A Chilly Welcome to Palma, See-Tea of Cool-Tour

Travelers expect people who work in tourist information offices to be friendly, helpful and proactive in providing information and tips that help them plan their visit to the destination. Over the years, I’ve visited hundreds of these places around the world and all the free maps I’ve obtained could probably paper the walls of the Grand Canyon. You can always get a map, and sometimes you get some great insights, but occasionally you run into surly people who couldn’t possibly be a more unpleasant introduction to your port of call.

Our Costa cruise stopped in the Mallorcan port of Palma today and we ambled into a tourist information office in the Placa Espana shortly after it opened to get a map and some ideas for our day in port.

“We’re traveling with two little children,” I said to one of two young women manning the desk, gesturing to my little ones behind me. “Do you have any suggestions on things to do with kids here?”

“Palma is a cool-tour-rahl center,” she sniffed. “There is nothing to do for children.”

“Ok,” I said tentatively, “What about general tips on things to see?”

“I told you, there is nothing here for children,” she snapped, even more unfriendly on the second go-around. “We have an aquarium ten kilometers away, but that’s it.”

“Sorry, but aside from the kids, what can you recommend for adults?”

She grudgingly circled a few landmarks on our map and we shuffled out of the office. About 50 meters away, we came up on a really nice playground. So much for there being nothing for kids to do in Palma. While we watched our kids play, I met a guy who was there with his young son and he pulled out our map and gave us all kinds of useful suggestions. He was infinitely more helpful than the woman in the tourist information office, but then again, he doesn’t have to deal with tourists all day long as she does.

I’ve worked in jobs where you have to deal with the public and it can be hellish. It takes a certain kind of person to excel in this role and neither she nor I fit the mold. If I worked alongside her, I’d probably be telling people to bugger off as well.

A few hours later we went into a very elaborate municipal building that housed a public library and other functions in the Placa Cort in the city’s Old Town. I asked a uniformed security guard if there was a bathroom, in Spanish.

I’m not certain I completely understood his reply, but I believe he said that there was no public bathroom, but there was one for patrons of the library. Noticing that there was a WIFI sticker on the library door, I decided to go in to check my email on my iPod and, hopefully use the ba ño .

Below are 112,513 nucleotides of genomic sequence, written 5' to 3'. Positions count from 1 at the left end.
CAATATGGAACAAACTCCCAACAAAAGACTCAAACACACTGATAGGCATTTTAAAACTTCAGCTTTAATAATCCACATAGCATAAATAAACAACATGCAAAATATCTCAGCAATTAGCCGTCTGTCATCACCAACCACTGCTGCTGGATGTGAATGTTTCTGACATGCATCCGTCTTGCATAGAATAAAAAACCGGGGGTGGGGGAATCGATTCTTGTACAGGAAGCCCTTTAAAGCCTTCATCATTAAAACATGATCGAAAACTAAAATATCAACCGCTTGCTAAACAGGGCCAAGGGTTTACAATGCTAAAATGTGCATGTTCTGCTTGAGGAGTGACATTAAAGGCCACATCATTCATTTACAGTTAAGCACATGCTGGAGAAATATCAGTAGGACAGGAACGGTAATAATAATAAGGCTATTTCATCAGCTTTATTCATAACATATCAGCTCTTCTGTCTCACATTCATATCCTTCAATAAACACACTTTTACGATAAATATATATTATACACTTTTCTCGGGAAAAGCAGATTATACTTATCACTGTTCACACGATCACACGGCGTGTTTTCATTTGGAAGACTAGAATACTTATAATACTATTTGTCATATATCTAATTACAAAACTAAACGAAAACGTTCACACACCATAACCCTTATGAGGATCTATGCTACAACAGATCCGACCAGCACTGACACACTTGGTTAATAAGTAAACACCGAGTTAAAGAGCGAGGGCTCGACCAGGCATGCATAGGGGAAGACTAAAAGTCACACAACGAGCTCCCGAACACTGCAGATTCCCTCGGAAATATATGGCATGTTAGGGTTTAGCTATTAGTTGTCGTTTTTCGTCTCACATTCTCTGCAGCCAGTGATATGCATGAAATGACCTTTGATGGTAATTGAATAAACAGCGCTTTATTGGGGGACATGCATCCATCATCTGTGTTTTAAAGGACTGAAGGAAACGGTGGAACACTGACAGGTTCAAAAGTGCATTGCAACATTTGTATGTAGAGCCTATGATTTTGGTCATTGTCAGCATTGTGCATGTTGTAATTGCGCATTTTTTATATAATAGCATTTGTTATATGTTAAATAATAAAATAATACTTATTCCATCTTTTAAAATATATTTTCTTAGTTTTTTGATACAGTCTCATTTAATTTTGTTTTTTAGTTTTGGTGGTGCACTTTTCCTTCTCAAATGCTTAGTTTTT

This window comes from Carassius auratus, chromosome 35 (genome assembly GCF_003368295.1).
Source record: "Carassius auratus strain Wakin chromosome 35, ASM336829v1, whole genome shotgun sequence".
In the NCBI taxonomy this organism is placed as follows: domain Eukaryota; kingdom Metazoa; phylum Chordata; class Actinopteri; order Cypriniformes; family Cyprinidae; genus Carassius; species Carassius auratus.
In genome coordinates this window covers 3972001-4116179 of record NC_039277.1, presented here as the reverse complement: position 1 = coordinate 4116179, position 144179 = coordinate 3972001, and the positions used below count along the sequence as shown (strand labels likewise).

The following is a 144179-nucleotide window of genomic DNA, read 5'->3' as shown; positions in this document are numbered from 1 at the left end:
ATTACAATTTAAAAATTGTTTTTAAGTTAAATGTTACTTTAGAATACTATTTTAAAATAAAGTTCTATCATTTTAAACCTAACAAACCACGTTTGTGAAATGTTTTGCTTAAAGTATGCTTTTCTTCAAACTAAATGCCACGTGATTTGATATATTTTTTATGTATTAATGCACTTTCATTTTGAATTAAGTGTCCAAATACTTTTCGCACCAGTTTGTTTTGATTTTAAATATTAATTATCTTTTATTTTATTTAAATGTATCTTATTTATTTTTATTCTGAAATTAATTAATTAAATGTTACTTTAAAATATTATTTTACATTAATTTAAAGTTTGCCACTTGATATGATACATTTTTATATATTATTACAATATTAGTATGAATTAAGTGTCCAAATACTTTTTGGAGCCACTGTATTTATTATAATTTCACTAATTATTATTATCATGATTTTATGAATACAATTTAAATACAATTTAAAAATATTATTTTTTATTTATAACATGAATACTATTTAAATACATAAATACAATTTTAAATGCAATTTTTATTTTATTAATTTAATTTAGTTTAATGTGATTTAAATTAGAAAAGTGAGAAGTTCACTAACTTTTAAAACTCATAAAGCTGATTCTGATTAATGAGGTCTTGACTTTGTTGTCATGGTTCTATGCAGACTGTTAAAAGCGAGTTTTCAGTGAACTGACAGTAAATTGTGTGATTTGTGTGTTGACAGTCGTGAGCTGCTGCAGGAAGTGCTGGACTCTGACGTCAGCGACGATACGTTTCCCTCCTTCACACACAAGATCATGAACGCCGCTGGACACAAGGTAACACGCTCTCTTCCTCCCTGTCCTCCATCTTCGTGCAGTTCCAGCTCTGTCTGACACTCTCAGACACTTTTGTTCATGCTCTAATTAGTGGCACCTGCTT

After downloading my email, I asked the librarian if there was a bathroom I could use. He directed me to one; I used it and then headed back out towards the exit, but was stopped by the security guard and a uniformed police officer.

Both started barking at me in Spanish, with the security guard jabbing his finger in my chest for emphasis. Again, I didn’t understand everything that was said, but I glanced over at their desk and saw that they had security cameras and several close circuit TV’s to monitor the whole building, so they obviously saw me use the bathroom. I tried to explain that I went in to use email in the library and the librarian told me I could use the ba ño , pointing in the direction of the librarian, who was reading a book and couldn’t have given a damn about the bathroom.

Somehow, the police officer found my response offensive, even though I delivered it calmly and respectfully despite their abusive and hostile tone. The officer then gave me a hard push to the shoulder towards the exit. I think he said something along the lines of “Get the fuck out of here.” I was stunned. All I had done was use a bathroom in a public library that I’d been granted permission to use. They were treating me like I was a homeless person who’d been caught doing his laundry or shooting up in the bathroom.

I got out my little notebook and asked them what their names were and that enraged them even more. The security guard started ranting again that the bathroom wasn’t open to the public. Really, I’d never in my life seen two people more fiercely protective of a toilet. The officer grabbed my wrist forcefully and said something I couldn’t understand.

I jerked my arm free and for a brief moment, wondered if I was about to be arrested for using a library toilet. How on earth could I explain missing my ship because I was incarcerated for urinating in a public toilet? Luckily, it didn’t come to that, I gave them sarcastic thanks for the welcome to Mallorca and they hurled a few insults my way as I headed for the exit.

You can run into jerky people in any city anywhere in the world but I’d be lying if I said that these incidents didn’t leave a bad taste in my mouth. Random chance can really color your experiences in a place- I’d had the bad luck to run into three of the least friendly people in Palma.

But later in the afternoon, we met some very friendly locals while asking for directions and at a market tapas bar, where we had a delicious glass of wine for, drum roll please, 1 euro and 30 cents. Is it possible to find a glass of wine anywhere in the United States for this price? I seriously doubt it.

So here’s my one line summary of Palma: don’t bring the kids to this see-tea of cool-tour, watch where you go to the bathroom, and hit the Mercat de l’Olivar for dirt cheap Spanish wine.